FBI Director Christopher Wray is facing questions about the agency’s apparent failure to respond to questions from lawmakers while allegedly prioritizing providing information to Republicans.
During a hearing on Tuesday regarding the Jan. 6 riot at the U.S. Capitol, Sen. Sheldon Whitehouse (D-R.I.) asked Wray if he was aware of how many questions for the record the FBI “failed to answer” over the last four years.
“I do not,” Wray responded.
Whitehouse proceeded to note that Senate Judiciary Committee held nine hearings “in which the FBI was a witness and in seven of them the committee got exactly zero questions for the record.”
He asked, “Seven… zero questions. Can you explain that?”
Wray responded, “I cannot.”
The FBI director continued to explain that there is an “elaborate interagency process” regarding how the FBI answers questions.
Whitehouse fired back as he argued the process is “immensely convenient for the executive branch” as it appeared Wray was pointing to the process as the reason for a lack of answers to lawmakers’ questions.
“It seems to me that when the FBI wanted to get information to this committee — particularly when it wanted to get information to Republican members of this committee so they could investigate your investigation of the Trump-Russia connection — that information got right through to our Republican colleagues. It didn’t seem to go through any interagency process, it wasn’t delayed,” he charged.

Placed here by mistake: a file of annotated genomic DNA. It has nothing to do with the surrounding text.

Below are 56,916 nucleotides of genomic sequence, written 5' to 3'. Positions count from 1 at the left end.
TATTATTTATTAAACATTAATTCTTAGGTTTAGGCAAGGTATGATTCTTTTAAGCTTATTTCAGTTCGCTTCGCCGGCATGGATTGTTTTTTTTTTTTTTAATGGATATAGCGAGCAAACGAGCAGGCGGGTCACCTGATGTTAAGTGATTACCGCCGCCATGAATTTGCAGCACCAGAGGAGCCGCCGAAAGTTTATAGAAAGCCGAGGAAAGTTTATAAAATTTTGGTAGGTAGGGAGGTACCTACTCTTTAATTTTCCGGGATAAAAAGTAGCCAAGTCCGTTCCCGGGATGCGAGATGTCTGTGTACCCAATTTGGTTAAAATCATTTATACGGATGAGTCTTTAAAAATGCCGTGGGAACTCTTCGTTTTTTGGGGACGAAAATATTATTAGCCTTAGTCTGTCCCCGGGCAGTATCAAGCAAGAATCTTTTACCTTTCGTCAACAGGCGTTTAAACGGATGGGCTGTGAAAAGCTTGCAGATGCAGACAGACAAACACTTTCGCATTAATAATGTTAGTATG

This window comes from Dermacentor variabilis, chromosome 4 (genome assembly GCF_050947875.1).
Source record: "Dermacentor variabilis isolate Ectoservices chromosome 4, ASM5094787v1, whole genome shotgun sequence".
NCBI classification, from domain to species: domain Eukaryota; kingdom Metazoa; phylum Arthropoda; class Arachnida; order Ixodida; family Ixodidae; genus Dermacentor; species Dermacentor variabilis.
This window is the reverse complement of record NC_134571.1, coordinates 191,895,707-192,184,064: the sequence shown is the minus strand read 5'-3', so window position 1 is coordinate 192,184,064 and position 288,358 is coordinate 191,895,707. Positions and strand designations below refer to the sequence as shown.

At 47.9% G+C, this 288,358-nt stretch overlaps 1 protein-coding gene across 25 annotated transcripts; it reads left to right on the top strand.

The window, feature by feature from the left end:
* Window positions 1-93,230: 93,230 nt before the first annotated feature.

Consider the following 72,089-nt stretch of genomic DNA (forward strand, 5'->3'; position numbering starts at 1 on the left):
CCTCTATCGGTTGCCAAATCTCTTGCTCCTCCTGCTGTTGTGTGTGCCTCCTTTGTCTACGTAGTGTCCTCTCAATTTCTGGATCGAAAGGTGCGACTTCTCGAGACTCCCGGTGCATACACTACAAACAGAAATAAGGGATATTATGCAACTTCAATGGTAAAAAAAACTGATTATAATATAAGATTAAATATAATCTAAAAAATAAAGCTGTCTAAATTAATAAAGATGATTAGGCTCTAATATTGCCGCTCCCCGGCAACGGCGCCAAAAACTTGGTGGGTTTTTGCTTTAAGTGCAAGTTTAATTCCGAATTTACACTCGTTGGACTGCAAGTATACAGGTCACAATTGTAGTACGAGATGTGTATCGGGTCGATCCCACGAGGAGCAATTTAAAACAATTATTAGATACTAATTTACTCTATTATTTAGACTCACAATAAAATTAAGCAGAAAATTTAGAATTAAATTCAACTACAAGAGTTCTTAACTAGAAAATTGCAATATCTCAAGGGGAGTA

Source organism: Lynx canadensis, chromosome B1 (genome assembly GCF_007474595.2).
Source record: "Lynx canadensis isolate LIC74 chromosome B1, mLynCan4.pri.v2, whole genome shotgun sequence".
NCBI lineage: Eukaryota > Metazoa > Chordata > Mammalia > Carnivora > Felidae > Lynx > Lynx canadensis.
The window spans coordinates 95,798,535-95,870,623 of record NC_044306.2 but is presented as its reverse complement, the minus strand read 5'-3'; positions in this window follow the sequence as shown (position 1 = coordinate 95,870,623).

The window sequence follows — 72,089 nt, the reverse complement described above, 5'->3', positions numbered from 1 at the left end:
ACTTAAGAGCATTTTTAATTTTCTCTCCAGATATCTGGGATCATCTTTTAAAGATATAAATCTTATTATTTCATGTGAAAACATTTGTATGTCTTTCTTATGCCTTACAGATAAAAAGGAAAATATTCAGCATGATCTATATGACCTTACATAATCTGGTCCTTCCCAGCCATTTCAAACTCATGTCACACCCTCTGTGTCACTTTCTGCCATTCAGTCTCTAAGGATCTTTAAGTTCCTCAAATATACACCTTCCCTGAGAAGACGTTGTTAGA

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Watch Sen. Whitehouse go off on FBI Dir. Wray over the Bureau’s lack of transparency: ‘It is just wrong!’ pic.twitter.com/CTtPYumL0T— NowThis (@nowthisnews) March 2, 2021
The Rhode Island senator continued to note that lawmakers’ questions go through a “rigamarole.” However, he argued that when Republicans ask for information related to their investigations “there seems to be a little side road that gets built around the traffic jam and stuff just flies right through.”
“So, please don’t tell me about interagency process when I’ve been sitting in this committee watching FBI information get straight to this committee without interagency process.”
He asked, “What are we going to do about this? Is this a problem?”
Wray responded by explaining he had hired more staff and that he believed that had helped speed up the process for answer questions.
However, Whitehouse noted that there are questions from 2017 that have not been answered.
While Wray said he would commit to improving the process, Whitehouse vowed he ensure that the process is fixed.
“I will commit to you that I’m going to make sure that this gets done. And if it means stopping nominees, if it means doing whatever it takes to get through this problem, we’re going to get through this problem. Because it is just plain wrong for the executive branch of government in a separation of powers country to refuse to answer questions of the elected representatives of the legislative branch. It’s just wrong!”
Wray sought to defend his actions as he vowed his “responsiveness to this committee” is not based on partisan politics.
However, Whitehouse shot back, “Well you run an organization that seems to have operated under very different rules. And it was you running that organization, so let’s not make these distinctions right now.”